Government cuts council tax benefit funding

By on 28/08/2012 in Cabinet, Leader, News

Government cuts to funding council tax benefit have left Birmingham City Council with no alternative but to reduce benefits to some of the poorest families in Birmingham, the Cabinet will be told on Monday (3 September).

Councils will be required by Government to administer and take up responsibility for council tax benefit as of 1 April 2013; and the funding to councils will be cut by 10 per cent, which will mean a £10.9million shortfall in Birmingham.

A report to the council's Cabinet will recommend abolishing the current exemptions for council tax on empty properties, which will raise £4.4million of the funding shortfall. And that the remaining £6.5million will need to be raised by the residents of many other households having their council tax benefit assessed upon 76% of their charge, unless they have a child under 6 or are disabled, or are pensioners.

The Council Tax Benefit of pensioners is protected under Government legislation, and the city council plans to extend protection so that those claimants with a disability or with children under six years will also not pay any council tax.

And it is also anticipated that the implementation of a support scheme to administer the new arrangements, when taking into consideration the additional costs of collection and a bad debt provision to cover non-collected debts could cost the city a further £10-£15million on a recurring annual basis.

The Cabinet will be asked to approve these proposals on Monday to enable the council to consult citizens formally, as required by the Government, on the new plans throughout September, October and November.

Sir Albert Bore, Leader of Birmingham City Council, said: “Government is imposing this change, which will hit Birmingham citizens, and all to replace a council tax benefit system that is already working well.

“The city council cannot afford to make good this cut in Government funding without increasing the already severe savings it is making in all other service areas. This means that we face the hard choice of how we pass on this funding shortfall and we will be consulting with residents on this over the next three months.

“There are 135,000 Birmingham households which already receive council tax benefit because they are living on low incomes and need this help to meet their council tax bills. Many of those families are working but are still on low incomes, trying to make ends meet.

“The Government has simply passed the buck, knowing full well that councils cannot afford to absorb the shortfall and that we have no option but to pass the impact on to hard working families in our cities.”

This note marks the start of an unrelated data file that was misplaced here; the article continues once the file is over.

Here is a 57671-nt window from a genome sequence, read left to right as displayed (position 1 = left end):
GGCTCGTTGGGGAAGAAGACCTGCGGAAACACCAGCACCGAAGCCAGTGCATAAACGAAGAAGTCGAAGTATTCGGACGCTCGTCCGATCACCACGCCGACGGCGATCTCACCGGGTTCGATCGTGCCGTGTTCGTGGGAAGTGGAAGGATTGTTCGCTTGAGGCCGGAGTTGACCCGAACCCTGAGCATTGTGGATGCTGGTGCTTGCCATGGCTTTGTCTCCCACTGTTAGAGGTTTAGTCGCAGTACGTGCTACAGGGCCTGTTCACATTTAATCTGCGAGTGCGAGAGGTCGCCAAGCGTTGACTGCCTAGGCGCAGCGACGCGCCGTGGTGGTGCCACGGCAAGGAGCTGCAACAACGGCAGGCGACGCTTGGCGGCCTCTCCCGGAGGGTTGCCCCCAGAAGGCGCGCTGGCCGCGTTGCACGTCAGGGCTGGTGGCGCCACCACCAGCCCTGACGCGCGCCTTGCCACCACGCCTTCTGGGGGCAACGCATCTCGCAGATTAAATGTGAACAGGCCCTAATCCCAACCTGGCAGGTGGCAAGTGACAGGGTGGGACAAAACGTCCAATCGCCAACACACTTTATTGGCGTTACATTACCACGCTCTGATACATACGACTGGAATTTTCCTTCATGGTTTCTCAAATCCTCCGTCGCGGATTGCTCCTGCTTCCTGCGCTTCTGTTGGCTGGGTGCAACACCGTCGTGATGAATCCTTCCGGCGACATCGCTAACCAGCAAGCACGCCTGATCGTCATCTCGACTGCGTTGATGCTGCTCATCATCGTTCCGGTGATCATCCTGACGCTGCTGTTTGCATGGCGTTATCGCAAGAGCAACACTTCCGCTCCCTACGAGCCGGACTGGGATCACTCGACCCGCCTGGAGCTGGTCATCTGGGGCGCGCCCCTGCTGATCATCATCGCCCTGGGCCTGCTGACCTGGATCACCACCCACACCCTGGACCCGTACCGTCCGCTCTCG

Sir Albert added that a hardship fund of £1million was also being considered to help those in greatest need.

Notes to editors

1. The Government first announced its plans to abolish council tax benefit and replace it with a local scheme to be administered by local authorities in the Comprehensive Spending Review 2010. But it is the Local Government Finance Bill, currently before Parliament, which sets out the requirements for local authorities to introduce a local scheme from 1 April 2013.

2. Birmingham City Council currently administers council tax benefit on behalf of the Government's Department for Work and Pensions and receives funding for the benefit it allows. Council tax benefit is means tested and is paid to low income households to help them meet their council tax liability. In 2011/12 the council awarded approximately £100 million of council tax benefit to around 135,000 council tax payers.

3. The anticipated financial pressure in 2012/13, as a result of the cut in funding for the city council is £10.9 million, with a further impact of around £1.4 million for the preceptors e.g. fire, police as 11.7% of the council tax charge partially funds, via a precept payment, these two organisations.

4. If approved by Cabinet, the three-month consultation with residents on the proposals will include letters to every household in the city; posters on some bus routes; and leaflets in neighbourhood offices; directing residents to a web page on www.birmingham.gov.uk and an online questionnaire. There are also five public meetings planned in the north, south, east, west and centre of the city; and anyone with any queries can email council officers at ctsconsultation@birmingham.gov.uk.

For further information from the media please contact the press office on 0121 303 3287

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